The 7th Anniversary of Hurricane Rita . . . and the Largest Evacuation Ever

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Today is the seventh anniversary of Hurricane Rita’s landfall on the upper coast of the Gulf of Mexico.

Here’s a question for you: What was the cause of the largest human evacuation in history? The surprising answer is 2005’s Hurricane Rita. Hurricane Rita? The one-time Category 5 storm that made landfall on the border of Texas and Louisiana? The #10 costliest tropical storm on record? The one that, unless you live (lived) nearby, you might not even remember? Yes, Hurricane Rita.

With maximum sustained winds of 180 miles per hour and remarkable gusts to 235 mph, Hurricane Rita out-powered Hurricane Ike (145mph max), Hurricane Katrina (175mph max) and even Hurricane Andrew (175 mph max). Yet it remains an also-ran among great storms. At landfall, with max winds of 120 mph, Rita struck the lightly populated area of Sabine Pass, near Port Arthur, Beaumont and Lake Charles. How is it that Hurricanes Ike, Katrina and Andrew, striking the dense population centers of Houston, New Orleans and Homestead/Miami (respectively), infamous storms one and all, did not somehow manage to out-evacuate Hurricane Rita? Turns out, it was the perfect storm for evacuations.

Hurricane Rita. Photo: NOAA/NHC

Consider the collective Gulf Coast state of mind prior to the Rita landfall. Not quite one month prior, on August 29th, Hurricane Katrina made landfall near New Orleans. In the days following, New Orleans flooded and society, as we know it, fell apart. Scenes unfolding on the evening news and on computer screens worldwide showed death, rampant crime, devastation and perhaps worst of all, loss of hope. And then comes Rita, even following a similar storm track to Katrina.

Between Katrina and Rita a lot happened — five storms, actually. Remember, 2005 was (and remains) the most active Atlantic tropical season in history. Lee, Maria and Nate were fish storms. Ophelia brushed the coasts of North Carolina, Nova Scotia and Newfoundland but otherwise remained off the coast, and then Phillipe was another fish storm. A lot of action, but nothing to dislodge the images of Katrina just 29 days earlier.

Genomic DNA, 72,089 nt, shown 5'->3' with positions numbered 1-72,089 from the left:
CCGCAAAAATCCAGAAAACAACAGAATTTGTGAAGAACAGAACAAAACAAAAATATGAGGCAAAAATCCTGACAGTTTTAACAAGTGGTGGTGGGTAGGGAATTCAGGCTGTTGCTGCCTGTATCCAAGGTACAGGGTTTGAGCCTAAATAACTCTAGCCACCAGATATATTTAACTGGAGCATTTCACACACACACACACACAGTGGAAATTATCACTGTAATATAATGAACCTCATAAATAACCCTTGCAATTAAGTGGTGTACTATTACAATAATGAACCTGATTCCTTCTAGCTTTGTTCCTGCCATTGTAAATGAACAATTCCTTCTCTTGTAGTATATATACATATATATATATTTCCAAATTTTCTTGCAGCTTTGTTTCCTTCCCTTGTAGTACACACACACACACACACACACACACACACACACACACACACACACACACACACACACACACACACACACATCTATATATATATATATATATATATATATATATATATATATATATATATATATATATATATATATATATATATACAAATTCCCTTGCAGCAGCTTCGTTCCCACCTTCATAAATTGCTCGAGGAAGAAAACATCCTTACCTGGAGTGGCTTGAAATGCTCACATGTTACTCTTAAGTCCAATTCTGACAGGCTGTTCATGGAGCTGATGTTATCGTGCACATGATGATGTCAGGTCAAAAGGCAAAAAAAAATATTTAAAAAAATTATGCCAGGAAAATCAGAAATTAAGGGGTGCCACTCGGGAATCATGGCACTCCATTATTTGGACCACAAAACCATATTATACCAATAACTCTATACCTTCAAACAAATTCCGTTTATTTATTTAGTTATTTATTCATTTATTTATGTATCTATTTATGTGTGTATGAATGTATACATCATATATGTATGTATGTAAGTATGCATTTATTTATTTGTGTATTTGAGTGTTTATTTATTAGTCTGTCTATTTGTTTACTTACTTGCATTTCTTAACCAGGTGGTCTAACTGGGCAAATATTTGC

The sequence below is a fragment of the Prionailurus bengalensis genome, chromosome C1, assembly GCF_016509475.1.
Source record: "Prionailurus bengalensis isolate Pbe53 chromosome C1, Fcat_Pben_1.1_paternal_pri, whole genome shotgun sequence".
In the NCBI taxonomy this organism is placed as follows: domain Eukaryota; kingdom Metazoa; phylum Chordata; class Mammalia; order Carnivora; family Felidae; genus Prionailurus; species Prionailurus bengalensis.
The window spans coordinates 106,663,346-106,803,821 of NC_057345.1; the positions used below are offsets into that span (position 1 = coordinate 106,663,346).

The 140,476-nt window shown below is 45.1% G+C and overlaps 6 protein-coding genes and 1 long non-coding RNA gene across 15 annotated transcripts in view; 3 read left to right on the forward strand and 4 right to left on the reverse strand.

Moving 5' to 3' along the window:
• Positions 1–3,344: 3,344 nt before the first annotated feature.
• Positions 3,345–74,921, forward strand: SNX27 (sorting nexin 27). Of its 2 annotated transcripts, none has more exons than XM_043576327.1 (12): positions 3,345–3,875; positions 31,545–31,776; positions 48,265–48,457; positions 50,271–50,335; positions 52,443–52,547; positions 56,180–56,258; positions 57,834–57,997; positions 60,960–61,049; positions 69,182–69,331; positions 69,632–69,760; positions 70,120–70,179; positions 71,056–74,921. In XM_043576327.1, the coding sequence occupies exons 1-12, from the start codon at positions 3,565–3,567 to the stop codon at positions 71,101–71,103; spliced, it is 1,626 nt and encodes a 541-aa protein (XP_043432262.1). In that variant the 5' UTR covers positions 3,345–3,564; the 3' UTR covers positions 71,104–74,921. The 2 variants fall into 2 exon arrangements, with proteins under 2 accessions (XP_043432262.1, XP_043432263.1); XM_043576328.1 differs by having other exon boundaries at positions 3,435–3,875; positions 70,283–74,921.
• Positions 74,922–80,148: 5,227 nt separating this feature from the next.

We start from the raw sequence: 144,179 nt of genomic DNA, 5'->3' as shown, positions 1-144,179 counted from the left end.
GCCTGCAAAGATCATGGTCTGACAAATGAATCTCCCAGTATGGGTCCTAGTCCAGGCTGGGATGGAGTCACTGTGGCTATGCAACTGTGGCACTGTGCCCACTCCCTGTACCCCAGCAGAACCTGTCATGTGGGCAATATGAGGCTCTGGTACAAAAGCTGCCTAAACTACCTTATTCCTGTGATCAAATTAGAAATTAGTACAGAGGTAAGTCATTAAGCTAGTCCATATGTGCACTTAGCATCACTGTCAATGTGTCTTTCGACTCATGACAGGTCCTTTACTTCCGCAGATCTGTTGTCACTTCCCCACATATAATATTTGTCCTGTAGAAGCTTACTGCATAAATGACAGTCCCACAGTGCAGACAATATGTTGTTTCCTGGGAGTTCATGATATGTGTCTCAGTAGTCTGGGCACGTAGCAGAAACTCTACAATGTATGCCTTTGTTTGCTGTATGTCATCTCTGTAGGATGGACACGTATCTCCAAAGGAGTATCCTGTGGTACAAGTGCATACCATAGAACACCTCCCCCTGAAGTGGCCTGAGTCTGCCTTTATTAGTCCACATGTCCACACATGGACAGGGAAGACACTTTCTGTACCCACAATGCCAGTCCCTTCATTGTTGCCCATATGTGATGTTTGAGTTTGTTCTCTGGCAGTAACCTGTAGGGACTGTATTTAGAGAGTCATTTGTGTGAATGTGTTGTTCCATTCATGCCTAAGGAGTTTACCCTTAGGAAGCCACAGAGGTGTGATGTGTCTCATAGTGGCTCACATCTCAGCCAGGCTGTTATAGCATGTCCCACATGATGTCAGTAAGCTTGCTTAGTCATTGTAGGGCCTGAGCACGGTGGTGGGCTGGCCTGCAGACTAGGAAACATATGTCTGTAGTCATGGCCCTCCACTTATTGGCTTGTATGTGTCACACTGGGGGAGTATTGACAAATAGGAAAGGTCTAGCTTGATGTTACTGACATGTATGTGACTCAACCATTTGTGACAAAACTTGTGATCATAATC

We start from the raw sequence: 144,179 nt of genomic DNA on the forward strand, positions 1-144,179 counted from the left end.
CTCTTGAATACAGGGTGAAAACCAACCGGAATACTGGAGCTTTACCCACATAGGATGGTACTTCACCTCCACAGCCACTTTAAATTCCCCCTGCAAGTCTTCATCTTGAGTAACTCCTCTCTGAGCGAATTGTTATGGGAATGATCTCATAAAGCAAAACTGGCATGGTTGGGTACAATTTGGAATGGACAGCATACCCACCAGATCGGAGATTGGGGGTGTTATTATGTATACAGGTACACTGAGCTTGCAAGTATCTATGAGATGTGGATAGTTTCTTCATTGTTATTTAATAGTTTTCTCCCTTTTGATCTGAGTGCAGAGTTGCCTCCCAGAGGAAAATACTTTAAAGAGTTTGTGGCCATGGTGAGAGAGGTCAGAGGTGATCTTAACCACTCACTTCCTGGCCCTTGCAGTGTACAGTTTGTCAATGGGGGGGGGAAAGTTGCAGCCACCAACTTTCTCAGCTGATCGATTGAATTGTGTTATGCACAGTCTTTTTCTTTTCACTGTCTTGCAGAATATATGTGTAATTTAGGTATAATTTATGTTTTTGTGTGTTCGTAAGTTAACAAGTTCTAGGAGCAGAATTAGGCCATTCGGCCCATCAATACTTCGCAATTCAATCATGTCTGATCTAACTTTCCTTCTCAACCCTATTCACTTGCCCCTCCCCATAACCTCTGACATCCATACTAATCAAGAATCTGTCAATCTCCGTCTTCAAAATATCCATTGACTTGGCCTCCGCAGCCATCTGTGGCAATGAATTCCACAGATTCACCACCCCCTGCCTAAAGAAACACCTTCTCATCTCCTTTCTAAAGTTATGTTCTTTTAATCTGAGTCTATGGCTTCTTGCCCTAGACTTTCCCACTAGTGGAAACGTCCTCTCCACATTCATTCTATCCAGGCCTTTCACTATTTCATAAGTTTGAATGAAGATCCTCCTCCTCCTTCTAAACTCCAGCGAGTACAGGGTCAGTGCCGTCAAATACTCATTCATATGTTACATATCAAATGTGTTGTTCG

So there was Katrina, but there was another complicating factor: the forecast. Originally, the long-range landfall was the mid-Texas coast. With time, the forecast readjusted the landfall farther and farther north — eventually targeting Galveston and Houston. Though actual landfall was well east of Galveston, county and city managers did what they had to do when they had to do it: mandatory evacuations of Galveston and suggested evacuations of Houston began on September 21.

And let’s not ignore that the last hurricane to strike Houston/Galveston with force was Hurricane Alicia in 1983, with a then-population of 1.7 million. By 2005, the Houston Metro population had swelled to nearly 5 million — there were a lot of new Houstonians who had never experienced a hurricane.

The evening prior to the Galveston and Houston evacuation bulletins, Rita’s winds were clocked at 180mph with those ridiculously strong gusts. Would you stay? New Orleans was in ruins and a storm with gusts closer to 250mph than 200mph was taking aim. What seemed like every resident of the Houston-Galveston-Brazoria metro area decided there was only one logical choice: get the heck out. And thus began the greatest U.S. evacuation of all time.

Considering the populations of the aforementioned Houston region, plus Beaumont/Port Arthur and Lake Charles, some estimates place the total evacuation at over 4,000,000 (four million). Dr. Richard Knabb’s (current Director, National Hurricane Center) report on Hurricane Rita, estimates between 2.5 and 3.7 million left the Texas coast. When asked to comment today, Dr. Robert Stein of Rice University, co-author of the study The Human Side of Evacuation, A Hurricane Rita Study stated, “Half of the residential population of the area attempted to go somewhere else and left their homes.  A single percentage failed and returned instead.  It’s hard to say whether it was more people than evacuated for Katrina over a 7- to 10-day period but it was definitely over a shorter period of time for Rita when it was just over three days.”